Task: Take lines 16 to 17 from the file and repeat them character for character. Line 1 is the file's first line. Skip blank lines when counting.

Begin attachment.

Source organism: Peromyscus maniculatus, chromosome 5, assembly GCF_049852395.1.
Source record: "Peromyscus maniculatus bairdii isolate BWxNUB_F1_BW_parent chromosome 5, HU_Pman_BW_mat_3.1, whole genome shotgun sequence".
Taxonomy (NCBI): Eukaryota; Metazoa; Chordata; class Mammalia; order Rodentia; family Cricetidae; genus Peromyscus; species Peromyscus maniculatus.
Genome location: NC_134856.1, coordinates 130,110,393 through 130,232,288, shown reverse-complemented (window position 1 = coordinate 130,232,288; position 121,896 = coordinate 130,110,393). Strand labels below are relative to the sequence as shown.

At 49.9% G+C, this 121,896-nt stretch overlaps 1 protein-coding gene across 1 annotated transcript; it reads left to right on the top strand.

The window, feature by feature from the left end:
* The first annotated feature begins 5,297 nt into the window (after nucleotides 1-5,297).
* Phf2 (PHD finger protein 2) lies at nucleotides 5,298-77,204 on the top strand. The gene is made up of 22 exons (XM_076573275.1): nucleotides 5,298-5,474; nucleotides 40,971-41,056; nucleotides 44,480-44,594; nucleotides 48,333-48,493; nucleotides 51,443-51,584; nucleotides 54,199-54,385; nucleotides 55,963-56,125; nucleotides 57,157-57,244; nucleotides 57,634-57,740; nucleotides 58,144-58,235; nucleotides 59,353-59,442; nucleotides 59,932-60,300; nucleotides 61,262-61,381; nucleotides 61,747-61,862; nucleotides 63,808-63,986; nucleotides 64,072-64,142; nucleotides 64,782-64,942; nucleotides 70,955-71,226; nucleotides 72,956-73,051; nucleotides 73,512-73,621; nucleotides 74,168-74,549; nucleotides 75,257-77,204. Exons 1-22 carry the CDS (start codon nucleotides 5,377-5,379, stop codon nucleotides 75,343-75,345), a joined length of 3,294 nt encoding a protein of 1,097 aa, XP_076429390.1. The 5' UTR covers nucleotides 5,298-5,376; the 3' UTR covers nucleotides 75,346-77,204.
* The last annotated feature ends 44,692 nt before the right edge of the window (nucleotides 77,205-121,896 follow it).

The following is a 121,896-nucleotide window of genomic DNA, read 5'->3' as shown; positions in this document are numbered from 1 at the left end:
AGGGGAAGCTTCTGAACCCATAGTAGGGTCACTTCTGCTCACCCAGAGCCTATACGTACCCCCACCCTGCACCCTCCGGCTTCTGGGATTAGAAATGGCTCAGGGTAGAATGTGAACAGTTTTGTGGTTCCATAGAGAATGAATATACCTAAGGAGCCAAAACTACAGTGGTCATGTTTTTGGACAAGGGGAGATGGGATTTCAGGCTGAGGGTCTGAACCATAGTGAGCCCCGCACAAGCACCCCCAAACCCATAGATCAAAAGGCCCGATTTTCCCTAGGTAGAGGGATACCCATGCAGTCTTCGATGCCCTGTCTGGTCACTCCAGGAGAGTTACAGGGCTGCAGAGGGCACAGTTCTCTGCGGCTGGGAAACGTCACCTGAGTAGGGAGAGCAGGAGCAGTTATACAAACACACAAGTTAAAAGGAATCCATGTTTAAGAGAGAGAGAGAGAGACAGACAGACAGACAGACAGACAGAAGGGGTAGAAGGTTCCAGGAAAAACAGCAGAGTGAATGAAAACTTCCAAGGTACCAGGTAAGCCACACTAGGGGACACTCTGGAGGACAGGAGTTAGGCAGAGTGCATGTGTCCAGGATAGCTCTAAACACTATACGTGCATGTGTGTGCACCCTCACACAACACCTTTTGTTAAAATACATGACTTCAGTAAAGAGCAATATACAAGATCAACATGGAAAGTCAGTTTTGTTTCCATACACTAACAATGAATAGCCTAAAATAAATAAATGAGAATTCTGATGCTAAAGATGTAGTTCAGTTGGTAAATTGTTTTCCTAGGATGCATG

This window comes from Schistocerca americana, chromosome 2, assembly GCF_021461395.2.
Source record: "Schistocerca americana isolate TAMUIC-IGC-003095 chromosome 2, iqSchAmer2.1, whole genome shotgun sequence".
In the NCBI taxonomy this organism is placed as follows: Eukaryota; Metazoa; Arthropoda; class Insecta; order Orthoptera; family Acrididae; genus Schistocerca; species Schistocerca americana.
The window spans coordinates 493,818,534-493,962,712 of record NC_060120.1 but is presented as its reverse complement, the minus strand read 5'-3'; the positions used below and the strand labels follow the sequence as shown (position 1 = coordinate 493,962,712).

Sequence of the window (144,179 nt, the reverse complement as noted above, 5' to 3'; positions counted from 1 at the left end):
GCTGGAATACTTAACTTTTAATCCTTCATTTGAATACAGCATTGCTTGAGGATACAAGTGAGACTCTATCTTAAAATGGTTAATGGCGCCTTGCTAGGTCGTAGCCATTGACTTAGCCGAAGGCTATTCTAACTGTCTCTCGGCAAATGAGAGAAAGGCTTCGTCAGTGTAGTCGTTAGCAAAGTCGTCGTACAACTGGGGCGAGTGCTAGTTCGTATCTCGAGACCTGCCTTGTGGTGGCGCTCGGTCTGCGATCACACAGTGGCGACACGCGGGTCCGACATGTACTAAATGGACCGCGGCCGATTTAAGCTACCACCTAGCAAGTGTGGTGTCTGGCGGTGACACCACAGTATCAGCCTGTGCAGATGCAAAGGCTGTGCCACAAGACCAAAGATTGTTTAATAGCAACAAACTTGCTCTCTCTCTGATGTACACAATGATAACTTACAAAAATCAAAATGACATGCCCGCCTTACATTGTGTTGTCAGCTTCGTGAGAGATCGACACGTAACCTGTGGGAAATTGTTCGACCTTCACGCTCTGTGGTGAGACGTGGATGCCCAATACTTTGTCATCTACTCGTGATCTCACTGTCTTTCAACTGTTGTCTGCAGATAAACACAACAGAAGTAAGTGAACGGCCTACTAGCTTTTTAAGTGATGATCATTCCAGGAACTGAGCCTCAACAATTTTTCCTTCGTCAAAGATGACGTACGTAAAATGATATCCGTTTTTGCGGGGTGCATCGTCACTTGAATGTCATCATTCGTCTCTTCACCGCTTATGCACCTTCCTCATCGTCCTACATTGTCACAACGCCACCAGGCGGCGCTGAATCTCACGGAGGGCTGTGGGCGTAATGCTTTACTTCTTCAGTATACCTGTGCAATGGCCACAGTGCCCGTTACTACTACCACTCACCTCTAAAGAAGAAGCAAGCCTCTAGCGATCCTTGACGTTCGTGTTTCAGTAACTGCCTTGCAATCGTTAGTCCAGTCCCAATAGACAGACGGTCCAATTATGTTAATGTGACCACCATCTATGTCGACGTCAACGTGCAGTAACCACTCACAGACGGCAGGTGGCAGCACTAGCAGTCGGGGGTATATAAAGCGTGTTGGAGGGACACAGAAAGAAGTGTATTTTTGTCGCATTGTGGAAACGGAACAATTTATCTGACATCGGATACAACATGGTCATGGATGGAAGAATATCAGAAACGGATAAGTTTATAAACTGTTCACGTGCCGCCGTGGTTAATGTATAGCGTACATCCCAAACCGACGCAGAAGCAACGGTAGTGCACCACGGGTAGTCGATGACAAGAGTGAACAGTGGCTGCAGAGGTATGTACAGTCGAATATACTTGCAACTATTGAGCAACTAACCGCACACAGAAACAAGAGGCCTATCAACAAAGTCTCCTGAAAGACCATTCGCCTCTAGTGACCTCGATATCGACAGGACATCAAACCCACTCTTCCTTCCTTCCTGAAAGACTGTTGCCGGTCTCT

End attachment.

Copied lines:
Sequence of the window (144,179 nt, the reverse complement as noted above, 5' to 3'; positions counted from 1 at the left end):
GCTGGAATACTTAACTTTTAATCCTTCATTTGAATACAGCATTGCTTGAGGATACAAGTGAGACTCTATCTTAAAATGGTTAATGGCGCCTTGCTAGGTCGTAGCCATTGACTTAGCCGAAGGCTATTCTAACTGTCTCTCGGCAAATGAGAGAAAGGCTTCGTCAGTGTAGTCGTTAGCAAAGTCGTCGTACAACTGGGGCGAGTGCTAGTTCGTATCTCGAGACCTGCCTTGTGGTGGCGCTCGGTCTGCGATCACACAGTGGCGACACGCGGGTCCGACATGTACTAAATGGACCGCGGCCGATTTAAGCTACCACCTAGCAAGTGTGGTGTCTGGCGGTGACACCACAGTATCAGCCTGTGCAGATGCAAAGGCTGTGCCACAAGACCAAAGATTGTTTAATAGCAACAAACTTGCTCTCTCTCTGATGTACACAATGATAACTTACAAAAATCAAAATGACATGCCCGCCTTACATTGTGTTGTCAGCTTCGTGAGAGATCGACACGTAACCTGTGGGAAATTGTTCGACCTTCACGCTCTGTGGTGAGACGTGGATGCCCAATACTTTGTCATCTACTCGTGATCTCACTGTCTTTCAACTGTTGTCTGCAGATAAACACAACAGAAGTAAGTGAACGGCCTACTAGCTTTTTAAGTGATGATCATTCCAGGAACTGAGCCTCAACAATTTTTCCTTCGTCAAAGATGACGTACGTAAAATGATATCCGTTTTTGCGGGGTGCATCGTCACTTGAATGTCATCATTCGTCTCTTCACCGCTTATGCACCTTCCTCATCGTCCTACATTGTCACAACGCCACCAGGCGGCGCTGAATCTCACGGAGGGCTGTGGGCGTAATGCTTTACTTCTTCAGTATACCTGTGCAATGGCCACAGTGCCCGTTACTACTACCACTCACCTCTAAAGAAGAAGCAAGCCTCTAGCGATCCTTGACGTTCGTGTTTCAGTAACTGCCTTGCAATCGTTAGTCCAGTCCCAATAGACAGACGGTCCAATTATGTTAATGTGACCACCATCTATGTCGACGTCAACGTGCAGTAACCACTCACAGACGGCAGGTGGCAGCACTAGCAGTCGGGGGTATATAAAGCGTGTTGGAGGGACACAGAAAGAAGTGTATTTTTGTCGCATTGTGGAAACGGAACAATTTATCTGACATCGGATACAACATGGTCATGGATGGAAGAATATCAGAAACGGATAAGTTTATAAACTGTTCACGTGCCGCCGTGGTTAATGTATAGCGTACATCCCAAACCGACGCAGAAGCAACGGTAGTGCACCACGGGTAGTCGATGACAAGAGTGAACAGTGGCTGCAGAGGTATGTACAGTCGAATATACTTGCAACTATTGAGCAACTAACCGCACACAGAAACAAGAGGCCTATCAACAAAGTCTCCTGAAAGACCATTCGCCTCTAGTGACCTCGATATCGACAGGACATCAAACCCACTCTTCCTTCCTTCCTGAAAGACTGTTGCCGGTCTCT